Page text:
COMP 20: Web Programming
What is Ajax?
- All of our web programs have been of the response-request model (circa late 1990s). In other words, there is a lot of waiting! Thus, causes usability issues
- Why can't web applications be more like desktop applications (i.e., as fast)?
- Not a programming language
- The big ideas:
- No more waiting around!
- Only update a certain section of a page at a certain time with data from a server-side script (most of the times from the same domain and some times from a different domain)
- The asynchronous process:
- You continue to work on the page
- The server's response has only the data the page needs --without any markups
The Core of Ajax: The
onChange in a text box
XMLHttpRequest requests a document from the web server
- Server retrieves data, sends it back
- Ah ha,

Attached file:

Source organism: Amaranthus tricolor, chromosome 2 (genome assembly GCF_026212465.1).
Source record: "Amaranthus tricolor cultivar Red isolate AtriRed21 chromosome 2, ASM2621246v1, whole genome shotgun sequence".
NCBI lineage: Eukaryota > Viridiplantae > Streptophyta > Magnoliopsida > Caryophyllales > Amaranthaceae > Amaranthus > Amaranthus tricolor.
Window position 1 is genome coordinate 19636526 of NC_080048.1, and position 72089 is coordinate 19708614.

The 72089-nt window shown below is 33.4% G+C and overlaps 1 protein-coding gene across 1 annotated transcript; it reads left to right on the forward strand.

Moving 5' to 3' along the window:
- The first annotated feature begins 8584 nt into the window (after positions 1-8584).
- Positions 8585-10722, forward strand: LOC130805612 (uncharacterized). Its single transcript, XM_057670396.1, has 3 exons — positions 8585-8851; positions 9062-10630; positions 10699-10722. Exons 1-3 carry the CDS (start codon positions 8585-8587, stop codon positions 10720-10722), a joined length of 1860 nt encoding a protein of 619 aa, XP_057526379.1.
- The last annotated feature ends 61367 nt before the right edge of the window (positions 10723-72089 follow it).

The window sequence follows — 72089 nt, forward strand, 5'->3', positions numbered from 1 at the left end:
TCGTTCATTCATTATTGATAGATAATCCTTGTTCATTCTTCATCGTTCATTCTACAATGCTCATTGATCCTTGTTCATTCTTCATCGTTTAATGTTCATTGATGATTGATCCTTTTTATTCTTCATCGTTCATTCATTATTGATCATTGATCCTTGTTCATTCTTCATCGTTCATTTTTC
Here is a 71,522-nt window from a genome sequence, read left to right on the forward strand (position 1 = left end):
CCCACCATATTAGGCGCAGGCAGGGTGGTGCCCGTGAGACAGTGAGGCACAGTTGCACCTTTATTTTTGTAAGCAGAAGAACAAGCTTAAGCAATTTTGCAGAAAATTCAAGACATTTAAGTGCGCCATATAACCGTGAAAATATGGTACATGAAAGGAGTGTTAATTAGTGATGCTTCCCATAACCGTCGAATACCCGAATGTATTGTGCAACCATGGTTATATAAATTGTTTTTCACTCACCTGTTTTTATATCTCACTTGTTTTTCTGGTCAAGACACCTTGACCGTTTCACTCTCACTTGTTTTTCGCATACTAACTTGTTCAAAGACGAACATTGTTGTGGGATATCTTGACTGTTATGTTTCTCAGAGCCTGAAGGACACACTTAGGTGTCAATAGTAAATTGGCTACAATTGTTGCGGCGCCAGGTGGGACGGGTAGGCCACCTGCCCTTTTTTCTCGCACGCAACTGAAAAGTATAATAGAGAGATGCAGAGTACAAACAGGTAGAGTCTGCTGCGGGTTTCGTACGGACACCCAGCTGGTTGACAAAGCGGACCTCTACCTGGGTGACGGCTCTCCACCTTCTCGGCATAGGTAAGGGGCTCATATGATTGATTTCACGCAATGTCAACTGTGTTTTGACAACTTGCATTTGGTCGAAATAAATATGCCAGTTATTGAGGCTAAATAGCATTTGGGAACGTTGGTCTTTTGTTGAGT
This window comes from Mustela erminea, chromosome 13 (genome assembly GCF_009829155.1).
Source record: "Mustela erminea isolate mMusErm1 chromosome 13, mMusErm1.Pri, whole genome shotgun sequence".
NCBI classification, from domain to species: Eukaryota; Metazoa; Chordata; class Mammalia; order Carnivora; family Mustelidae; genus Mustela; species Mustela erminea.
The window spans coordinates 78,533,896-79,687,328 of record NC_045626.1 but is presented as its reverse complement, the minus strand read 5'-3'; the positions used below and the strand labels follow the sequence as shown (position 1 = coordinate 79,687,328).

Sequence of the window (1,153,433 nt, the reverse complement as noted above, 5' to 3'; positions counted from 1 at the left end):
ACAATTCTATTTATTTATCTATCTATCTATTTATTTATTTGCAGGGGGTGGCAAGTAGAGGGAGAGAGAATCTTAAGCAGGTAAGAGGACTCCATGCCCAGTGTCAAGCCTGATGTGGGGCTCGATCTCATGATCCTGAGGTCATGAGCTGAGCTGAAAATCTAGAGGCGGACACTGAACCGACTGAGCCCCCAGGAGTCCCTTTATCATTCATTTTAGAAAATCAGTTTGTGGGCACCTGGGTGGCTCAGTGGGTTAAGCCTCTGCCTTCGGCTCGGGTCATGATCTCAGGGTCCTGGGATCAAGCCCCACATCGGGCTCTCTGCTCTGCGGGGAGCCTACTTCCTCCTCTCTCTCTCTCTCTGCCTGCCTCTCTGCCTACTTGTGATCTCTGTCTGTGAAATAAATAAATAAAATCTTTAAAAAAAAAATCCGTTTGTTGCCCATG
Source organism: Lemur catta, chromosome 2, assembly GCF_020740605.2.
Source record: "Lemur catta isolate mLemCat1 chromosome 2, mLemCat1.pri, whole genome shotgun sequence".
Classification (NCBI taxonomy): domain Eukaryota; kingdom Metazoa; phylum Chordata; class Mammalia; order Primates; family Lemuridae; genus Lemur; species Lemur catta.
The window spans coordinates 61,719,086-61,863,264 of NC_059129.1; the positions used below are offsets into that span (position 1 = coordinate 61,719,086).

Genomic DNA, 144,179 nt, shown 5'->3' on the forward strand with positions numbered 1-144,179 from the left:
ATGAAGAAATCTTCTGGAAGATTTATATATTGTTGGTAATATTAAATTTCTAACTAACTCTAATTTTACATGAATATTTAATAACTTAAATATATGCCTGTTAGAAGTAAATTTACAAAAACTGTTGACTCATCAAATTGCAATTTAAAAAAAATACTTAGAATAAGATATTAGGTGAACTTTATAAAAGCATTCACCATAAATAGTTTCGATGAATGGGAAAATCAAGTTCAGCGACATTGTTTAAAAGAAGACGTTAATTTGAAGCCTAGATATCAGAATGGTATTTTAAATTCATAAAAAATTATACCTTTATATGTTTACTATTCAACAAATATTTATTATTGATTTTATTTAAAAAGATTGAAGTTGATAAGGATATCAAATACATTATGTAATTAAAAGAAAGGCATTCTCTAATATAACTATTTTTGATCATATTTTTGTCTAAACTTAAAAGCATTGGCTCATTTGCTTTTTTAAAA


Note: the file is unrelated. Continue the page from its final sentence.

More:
XMLHttpRequest fires event saying that data has arrived
- A handler function is necessary to receive the notification...
- ...and to process the data. Update the display typically using the DOM
open(method, url, asynchronous? (true or false))
send(data string) - start it up! Usually send
null as data string
onreadystatechange - Set this to the handler function (when request is complete)!
readyState - A number indicating what state the request is in:
- 0 => Not initialized
- 1 => Set up
- 2 => Sent
- 3 => In progress
- 4 => Complete
- A change in
onreadystatechange handler function runs
responseText - The response data
responseXML - The response data as a document tree
status - The HTTP status code returned from the server
- Q: Can ready state = 4 but you receive errors? How do you account for this?
Important! Security Restrictions
- Cannot open files on your own machine (i.e.,
- You can fetch files from a different web server --if the server-side script on the different web server has enabled Cross-Origin Request Sharing (CORS)
Question: Does a readyState of 4 always mean a good thing?